The Bear That Ate Our Tomatoes Because of Disney World
Photo credit: Paul Cyr
After a week-long vacation in Florida, we returned to Maine to find that our tomato plants had been raided and one of our newly planted fruit trees had been savaged.
As my children played outside yesterday, as we had some time to recuperate, I thought about the prophet Elisha sending some bears to eat children who were taunting him by calling him “baldy” on his way to Beth-El.
While we were at Disney, I lamented and silently cursed any number of aggravating people bereft of any sense of consideration. One of the things I hate about that kind of vacation is the crowds, the manufactured fun, the length of queues, the need to push ahead because you don’t want to be that person lingering when the rope comes across. It’s a mess of waiting and barriers.
And it brings out the worst in people. While I didn’t outright curse anyone, I surely was thinking it, finding obvious physical characteristics about people that I could focus on in my brain.
Did our tomatoes and fruit tree fall to a she-bear because I was mean in my head?
Probably not. Rashi, probably seeking to soften the seemingly harsh nature of Elisha’s response to children, translated “na’arim” not as children, but as some other form of ne’er-do-wells. Chazal in general indicate that Elisha was later afflicted with three illnesses, one of which was likely incurred because of the bear incident.
At any rate, my faith really doesn’t include belief in that kind of supernatural correlation. In reality, I tried to respond to the lack of courtesy and consideration at the Disney parks with all that more courtesy and consideration on my own part.
We weren’t back a day before I took Nezzie down to Cove Brook, where she tirelessly waded, ogled the fishies, and threw rocks in the water. Thousands spent on flights, park tickets, expensive food and souvenirs, and what do the kids like most? Getting their feet wet in nature. It’s a telling commentary for me on consumer-focused vacations. I enjoy the time with my in-laws, who generously put us up at their timeshare in Kissimmee, which saved us a ton on the trip, and I was glad they got to see both of their older step-grandchildren and Nezzie enjoy the parks.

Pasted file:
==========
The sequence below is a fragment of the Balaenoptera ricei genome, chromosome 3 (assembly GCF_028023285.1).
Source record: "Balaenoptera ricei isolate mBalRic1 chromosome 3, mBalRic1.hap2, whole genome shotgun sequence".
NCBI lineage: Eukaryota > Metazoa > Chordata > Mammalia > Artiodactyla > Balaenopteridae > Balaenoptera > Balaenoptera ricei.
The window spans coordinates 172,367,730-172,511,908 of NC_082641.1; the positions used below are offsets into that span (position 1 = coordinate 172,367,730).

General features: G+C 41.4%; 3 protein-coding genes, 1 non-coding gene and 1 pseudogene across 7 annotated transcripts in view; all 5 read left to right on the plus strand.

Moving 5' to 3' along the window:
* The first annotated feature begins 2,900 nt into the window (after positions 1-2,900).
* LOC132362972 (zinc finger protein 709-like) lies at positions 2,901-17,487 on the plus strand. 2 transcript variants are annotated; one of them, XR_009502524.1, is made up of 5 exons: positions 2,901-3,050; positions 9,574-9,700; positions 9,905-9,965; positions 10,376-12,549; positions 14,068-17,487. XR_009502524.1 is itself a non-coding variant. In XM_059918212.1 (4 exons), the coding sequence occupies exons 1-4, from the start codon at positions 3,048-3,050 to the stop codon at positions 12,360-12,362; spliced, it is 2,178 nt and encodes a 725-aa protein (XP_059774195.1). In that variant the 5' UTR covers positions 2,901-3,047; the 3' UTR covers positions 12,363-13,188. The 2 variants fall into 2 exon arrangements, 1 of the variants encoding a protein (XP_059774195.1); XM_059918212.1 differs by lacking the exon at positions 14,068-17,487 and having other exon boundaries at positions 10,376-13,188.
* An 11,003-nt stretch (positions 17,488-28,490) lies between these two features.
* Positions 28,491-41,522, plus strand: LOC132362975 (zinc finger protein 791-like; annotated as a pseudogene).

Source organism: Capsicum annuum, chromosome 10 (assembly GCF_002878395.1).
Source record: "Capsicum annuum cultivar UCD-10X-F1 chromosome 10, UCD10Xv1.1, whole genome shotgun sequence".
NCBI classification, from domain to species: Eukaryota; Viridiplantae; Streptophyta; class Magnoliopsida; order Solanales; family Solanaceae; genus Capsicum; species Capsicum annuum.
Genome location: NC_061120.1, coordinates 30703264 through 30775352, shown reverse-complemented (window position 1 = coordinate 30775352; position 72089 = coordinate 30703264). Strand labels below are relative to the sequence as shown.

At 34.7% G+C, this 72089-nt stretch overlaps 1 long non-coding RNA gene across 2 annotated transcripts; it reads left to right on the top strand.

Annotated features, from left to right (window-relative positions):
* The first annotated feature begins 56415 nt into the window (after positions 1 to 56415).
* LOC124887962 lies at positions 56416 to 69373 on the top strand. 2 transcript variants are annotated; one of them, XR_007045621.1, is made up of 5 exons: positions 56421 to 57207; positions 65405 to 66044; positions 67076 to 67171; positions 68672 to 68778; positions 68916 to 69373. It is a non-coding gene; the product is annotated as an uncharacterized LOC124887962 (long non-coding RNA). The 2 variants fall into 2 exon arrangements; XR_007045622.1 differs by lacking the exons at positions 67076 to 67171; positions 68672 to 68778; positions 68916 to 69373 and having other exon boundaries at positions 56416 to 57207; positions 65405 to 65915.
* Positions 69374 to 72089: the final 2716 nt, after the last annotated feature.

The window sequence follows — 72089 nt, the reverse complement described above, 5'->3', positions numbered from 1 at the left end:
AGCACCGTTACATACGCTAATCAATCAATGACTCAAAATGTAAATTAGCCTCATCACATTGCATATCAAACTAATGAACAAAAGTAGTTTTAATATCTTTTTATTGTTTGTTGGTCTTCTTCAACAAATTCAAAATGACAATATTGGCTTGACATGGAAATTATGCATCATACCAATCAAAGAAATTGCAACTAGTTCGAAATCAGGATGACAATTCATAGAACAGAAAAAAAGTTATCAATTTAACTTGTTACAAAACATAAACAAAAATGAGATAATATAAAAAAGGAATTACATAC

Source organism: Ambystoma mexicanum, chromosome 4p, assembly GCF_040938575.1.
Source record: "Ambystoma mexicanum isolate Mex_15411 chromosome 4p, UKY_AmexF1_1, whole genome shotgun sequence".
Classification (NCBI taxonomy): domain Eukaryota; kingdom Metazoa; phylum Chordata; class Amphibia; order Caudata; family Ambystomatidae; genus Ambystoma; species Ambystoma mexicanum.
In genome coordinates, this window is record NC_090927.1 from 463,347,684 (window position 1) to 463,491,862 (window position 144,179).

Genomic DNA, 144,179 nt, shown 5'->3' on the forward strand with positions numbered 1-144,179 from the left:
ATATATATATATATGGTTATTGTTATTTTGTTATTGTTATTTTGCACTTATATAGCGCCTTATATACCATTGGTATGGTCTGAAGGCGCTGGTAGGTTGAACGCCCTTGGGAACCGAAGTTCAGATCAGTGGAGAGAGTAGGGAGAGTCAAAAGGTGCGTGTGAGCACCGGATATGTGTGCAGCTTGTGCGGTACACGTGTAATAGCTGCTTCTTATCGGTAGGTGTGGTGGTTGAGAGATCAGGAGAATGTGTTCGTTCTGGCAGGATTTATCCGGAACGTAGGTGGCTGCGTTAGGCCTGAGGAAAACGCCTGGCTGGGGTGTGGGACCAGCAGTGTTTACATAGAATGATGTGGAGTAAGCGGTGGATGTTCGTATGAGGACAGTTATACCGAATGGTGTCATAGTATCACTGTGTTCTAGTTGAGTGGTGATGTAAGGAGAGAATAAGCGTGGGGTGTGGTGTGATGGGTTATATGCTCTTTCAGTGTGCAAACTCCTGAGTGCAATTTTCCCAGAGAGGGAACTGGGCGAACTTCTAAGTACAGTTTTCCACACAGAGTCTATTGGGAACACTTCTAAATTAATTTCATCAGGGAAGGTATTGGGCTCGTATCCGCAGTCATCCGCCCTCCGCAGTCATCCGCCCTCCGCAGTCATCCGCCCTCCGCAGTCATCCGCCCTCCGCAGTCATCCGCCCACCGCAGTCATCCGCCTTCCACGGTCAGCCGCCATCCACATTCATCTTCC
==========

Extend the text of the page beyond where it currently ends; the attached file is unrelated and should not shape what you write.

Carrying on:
But if anyone really wants to see a child light up, take them for a walk in the woods. The possibility of seeing a bear in the woods, in our case, right outside our door, is so much more amazing to a child than the series of animatronic Brer Bears on Splash Mountain. The only thing you can’t necessarily duplicate in the wild is the laughter of your toddler when you ride a cool, kid-friendly rollercoaster, or the species of animals you get to see on the safari ride at Animal Kingdom.
I enjoyed our Disney vacation for a variety of reasons, none of which really had much to do with Disney itself. It had everything to do with being with loved ones and spending time with our kids. When I dropped off my oldest back in Clearwater after our time was up, it was bittersweet, and kind of put a damper on the rest of the trip for me. One of my favorite experiences was watching our unusually gregarious Nezzie strike up a conversation with a stranger from Minnesota as we all sat in rocking chairs, seeking respite from the Florida heat at Disney Springs.
And that heat! Good gravy, the best reason to come back to Maine, after 5 or so days under the sun on 100 degree (according to the heat index) days, was our climate. As I type this, it’s 52 degrees on my outside thermometer. Even if I hadn’t just come back from Florida, I’d be chilly!